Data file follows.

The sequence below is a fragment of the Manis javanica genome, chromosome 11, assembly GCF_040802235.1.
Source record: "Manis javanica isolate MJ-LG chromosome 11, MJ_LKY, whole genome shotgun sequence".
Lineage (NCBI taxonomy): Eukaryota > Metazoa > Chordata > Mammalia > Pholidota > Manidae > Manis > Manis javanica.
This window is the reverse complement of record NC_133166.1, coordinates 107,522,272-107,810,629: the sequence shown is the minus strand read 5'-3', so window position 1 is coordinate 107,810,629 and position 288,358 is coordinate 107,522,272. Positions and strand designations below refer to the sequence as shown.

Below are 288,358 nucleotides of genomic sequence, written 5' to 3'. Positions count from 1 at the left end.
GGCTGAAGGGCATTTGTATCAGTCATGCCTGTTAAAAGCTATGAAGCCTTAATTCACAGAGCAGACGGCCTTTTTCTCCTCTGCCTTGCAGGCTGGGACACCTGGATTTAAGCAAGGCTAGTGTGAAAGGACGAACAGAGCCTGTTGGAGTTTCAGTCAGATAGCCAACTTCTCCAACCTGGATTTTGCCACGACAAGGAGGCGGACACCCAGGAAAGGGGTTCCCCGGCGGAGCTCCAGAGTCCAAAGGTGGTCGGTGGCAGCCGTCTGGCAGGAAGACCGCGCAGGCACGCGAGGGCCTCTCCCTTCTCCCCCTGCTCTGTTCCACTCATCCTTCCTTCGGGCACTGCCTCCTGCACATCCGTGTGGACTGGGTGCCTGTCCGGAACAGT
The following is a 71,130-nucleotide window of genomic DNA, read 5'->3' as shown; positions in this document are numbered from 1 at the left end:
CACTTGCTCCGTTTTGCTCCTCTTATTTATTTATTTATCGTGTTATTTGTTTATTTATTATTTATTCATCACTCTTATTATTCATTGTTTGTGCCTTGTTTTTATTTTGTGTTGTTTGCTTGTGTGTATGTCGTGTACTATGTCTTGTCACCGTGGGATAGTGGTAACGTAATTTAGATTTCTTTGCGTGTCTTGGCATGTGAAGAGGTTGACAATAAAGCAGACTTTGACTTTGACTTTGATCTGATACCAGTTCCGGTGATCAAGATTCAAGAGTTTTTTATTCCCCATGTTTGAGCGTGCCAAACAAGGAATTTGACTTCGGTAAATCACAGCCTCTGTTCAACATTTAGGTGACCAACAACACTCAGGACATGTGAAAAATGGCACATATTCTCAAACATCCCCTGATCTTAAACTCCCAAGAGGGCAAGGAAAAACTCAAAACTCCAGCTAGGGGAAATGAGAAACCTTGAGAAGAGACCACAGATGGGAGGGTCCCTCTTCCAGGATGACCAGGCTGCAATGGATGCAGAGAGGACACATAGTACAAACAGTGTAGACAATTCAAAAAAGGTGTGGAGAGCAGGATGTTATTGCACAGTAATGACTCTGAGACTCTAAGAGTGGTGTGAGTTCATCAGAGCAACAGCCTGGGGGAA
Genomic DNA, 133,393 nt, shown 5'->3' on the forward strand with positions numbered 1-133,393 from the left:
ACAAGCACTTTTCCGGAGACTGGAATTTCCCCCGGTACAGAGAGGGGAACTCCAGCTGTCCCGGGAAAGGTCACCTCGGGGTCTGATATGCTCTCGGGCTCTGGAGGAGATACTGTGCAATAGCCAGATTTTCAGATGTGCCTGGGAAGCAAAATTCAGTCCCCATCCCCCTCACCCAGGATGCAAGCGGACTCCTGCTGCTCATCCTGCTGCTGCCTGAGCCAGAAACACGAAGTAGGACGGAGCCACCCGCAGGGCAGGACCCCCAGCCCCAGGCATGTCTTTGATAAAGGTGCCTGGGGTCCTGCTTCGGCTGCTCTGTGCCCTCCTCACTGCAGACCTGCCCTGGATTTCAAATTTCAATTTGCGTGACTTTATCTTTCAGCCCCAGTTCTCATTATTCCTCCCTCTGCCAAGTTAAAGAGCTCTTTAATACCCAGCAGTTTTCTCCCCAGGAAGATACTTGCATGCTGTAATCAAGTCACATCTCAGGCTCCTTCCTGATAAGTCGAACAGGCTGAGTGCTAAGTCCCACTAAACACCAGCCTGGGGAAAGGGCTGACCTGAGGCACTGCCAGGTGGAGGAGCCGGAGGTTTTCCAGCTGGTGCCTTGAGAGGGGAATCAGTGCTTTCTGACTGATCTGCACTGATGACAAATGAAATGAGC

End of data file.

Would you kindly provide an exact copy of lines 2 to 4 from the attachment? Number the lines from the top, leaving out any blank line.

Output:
Source record: "Manis javanica isolate MJ-LG chromosome 11, MJ_LKY, whole genome shotgun sequence".
Lineage (NCBI taxonomy): Eukaryota > Metazoa > Chordata > Mammalia > Pholidota > Manidae > Manis > Manis javanica.
This window is the reverse complement of record NC_133166.1, coordinates 107,522,272-107,810,629: the sequence shown is the minus strand read 5'-3', so window position 1 is coordinate 107,810,629 and position 288,358 is coordinate 107,522,272. Positions and strand designations below refer to the sequence as shown.